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Members of the Canadian Forces stand during a Remembrance Day ceremony marking the sacrifices of the early Chinese pioneers and Chinese-Canadian military veterans in Chinatown, in Vancouver, on Nov. 11.DARRYL DYCK/The Canadian Press

The federal government is sticking to a three-year timeline to implement its promised victims’ bill of rights for the military justice system, while the opposition says it is taking too long.

Parliament passed the Declaration of Victims’ Rights as part of Bill C-77 in 2019, during the Liberal government’s first mandate. More than two years later, opposition politicians say the failure to bring the bill into force shows a lack of commitment from the government to address a sexual misconduct crisis in the Canadian Armed Forces.

A legal expert also warned on Tuesday that the delay is failing victims.

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The bill would ensure many of the basic rights that victims are guaranteed in the civilian justice system are extended to victims under the military justice system. That includes rights to information, protection, participation in the process, and restitution.

On Tuesday, The Globe and Mail reported on the case of one civilian who said she was sexually assaulted by a senior officer when she accompanied the Canadian Armed Forces on a trip abroad. She reported the assault early this year, but without the bill fully in place, she and her lawyers say she is not receiving help to navigate the system or mental health support.

The Globe and Mail does not identify people who report sexual assault unless they consent to be publicly named.

On Nov. 11, Defence Minister Anita Anand’s office said Bill C-77 would be enacted next spring.

On Parliament Hill on Tuesday, Ms. Anand said consultations on the regulations to establish the Declaration of Victims’ Rights are “very close to being finalized and the regulations are being drafted. So we are going to see Bill C-77 implemented in 2022.”

In 2019, the Liberal government heralded the bill’s passage as a “historic moment in the evolution of the military justice system,” and the Forces said it “reinforces Canada’s position as a global leader” in military justice.

Two years later, talking points drafted for then defence minister Harjit Sajjan on Jan. 15 showed the government preparing for questions about the delay implementing Bill C-77. At the time, the pre-crafted remarks (which were released through the government policy called proactive disclosure) cite the consultations as the reason the bill was not yet in force.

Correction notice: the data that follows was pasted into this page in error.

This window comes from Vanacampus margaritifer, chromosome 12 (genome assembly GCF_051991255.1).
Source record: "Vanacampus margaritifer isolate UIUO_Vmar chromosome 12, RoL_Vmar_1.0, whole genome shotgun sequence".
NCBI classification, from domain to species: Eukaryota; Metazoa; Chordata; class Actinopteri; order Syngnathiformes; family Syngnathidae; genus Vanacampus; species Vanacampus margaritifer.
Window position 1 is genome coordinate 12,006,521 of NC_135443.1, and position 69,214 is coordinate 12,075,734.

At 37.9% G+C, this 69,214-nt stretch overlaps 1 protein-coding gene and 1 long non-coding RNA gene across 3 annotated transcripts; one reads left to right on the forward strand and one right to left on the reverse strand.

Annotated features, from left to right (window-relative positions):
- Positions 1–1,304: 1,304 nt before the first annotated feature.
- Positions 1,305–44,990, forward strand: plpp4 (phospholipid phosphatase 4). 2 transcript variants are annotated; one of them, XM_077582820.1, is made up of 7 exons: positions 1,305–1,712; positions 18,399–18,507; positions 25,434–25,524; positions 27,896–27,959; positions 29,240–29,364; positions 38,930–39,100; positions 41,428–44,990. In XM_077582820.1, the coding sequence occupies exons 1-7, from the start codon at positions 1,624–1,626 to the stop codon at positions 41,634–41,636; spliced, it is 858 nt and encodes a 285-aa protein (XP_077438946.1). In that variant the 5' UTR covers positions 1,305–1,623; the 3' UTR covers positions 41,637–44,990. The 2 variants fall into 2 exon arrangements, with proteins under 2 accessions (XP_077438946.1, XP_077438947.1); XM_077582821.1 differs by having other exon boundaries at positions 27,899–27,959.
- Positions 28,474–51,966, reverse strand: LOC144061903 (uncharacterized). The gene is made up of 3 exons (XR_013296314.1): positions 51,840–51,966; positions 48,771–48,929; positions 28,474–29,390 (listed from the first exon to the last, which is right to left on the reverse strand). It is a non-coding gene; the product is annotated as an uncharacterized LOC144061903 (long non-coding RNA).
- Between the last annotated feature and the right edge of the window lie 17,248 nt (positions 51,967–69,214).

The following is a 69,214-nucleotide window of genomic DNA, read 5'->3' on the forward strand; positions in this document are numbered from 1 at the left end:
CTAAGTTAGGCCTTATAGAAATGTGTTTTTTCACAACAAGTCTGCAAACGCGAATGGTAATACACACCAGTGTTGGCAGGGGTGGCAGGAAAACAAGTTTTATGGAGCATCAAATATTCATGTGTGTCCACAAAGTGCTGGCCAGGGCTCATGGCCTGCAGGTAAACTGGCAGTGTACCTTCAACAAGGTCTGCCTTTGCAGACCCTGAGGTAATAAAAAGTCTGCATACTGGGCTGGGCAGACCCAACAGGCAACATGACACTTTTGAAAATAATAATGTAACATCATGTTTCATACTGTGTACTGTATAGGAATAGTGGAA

Since February, an escalating number of senior officers have been put on leave over allegations of sexual misconduct. NDP Leader Jagmeet Singh said the crisis in the Canadian Armed Forces means the government should have implemented the declaration of rights much faster.

“I don’t buy that it takes three years to consult and to implement something that’s going to protect survivors and victims, there’s no justification for that,” Mr. Singh said at a news conference on Tuesday.

Conservative MP Kerry-Lynne Findlay said in a statement that “there are no excuses” for the delay.

“If Justin Trudeau were really taking the crisis of sexual misconduct in the military seriously, this bill would already be enacted,” she said.

On Nov. 4, in response to interim recommendations from the government’s latest review of sexual misconduct and harassment in the Canadian Armed Forces and defence department, Ms. Anand said military sexual assault cases will be moved to the civilian justice system. That could change after the final report.

Elaine Craig, a law professor at Dalhousie University and research director at the Canadian Centre for Legal Innovation in Sexual Assault Response, said the move should be permanent.

“The failure of the government to ensure the implementation of protections for sexual assault survivors under Bill C-77 is one of the many factors that suggest the military courts should permanently lose shared jurisdiction over sexual offences,” Prof. Craig said.

She added that the woman in The Globe’s Tuesday report “would not be the only woman to be victimized by the government’s failings in this regard.”

The woman does not qualify for victims’ services under the civilian justice system because her case is being dealt with in the military system, her lawyer, Michel Drapeau, told The Globe. The Forces have not provided her with the support, and requests from her lawyers for a discretionary payment to cover the costs of therapy have not been successful.

Mr. Singh said the case is a “really horrible example of the failure of previous governments to deal with the problems in the Canadian military” and the government needs to ensure support is given to the woman in this case and other survivors of sexual assault.

Ms. Anand did not say on Tuesday whether the woman would receive the requested help.

“My top priority is to make sure that victims of sexual assault have recourse, have the ability to have mechanisms at their disposal,” Ms. Anand said. She added that Lieutenant-General Jennie Carignan, the Forces’ chief of professional conduct and culture, is working to ensure that “all victims of sexual assault in the military” have access to rehabilitative and restorative programs.

The Defence Department later clarified to The Globe that the policies Lt.-Gen. Carignan is developing are for Forces members and Defence employees, so the woman in this case (who is a civilian) would not benefit from them.

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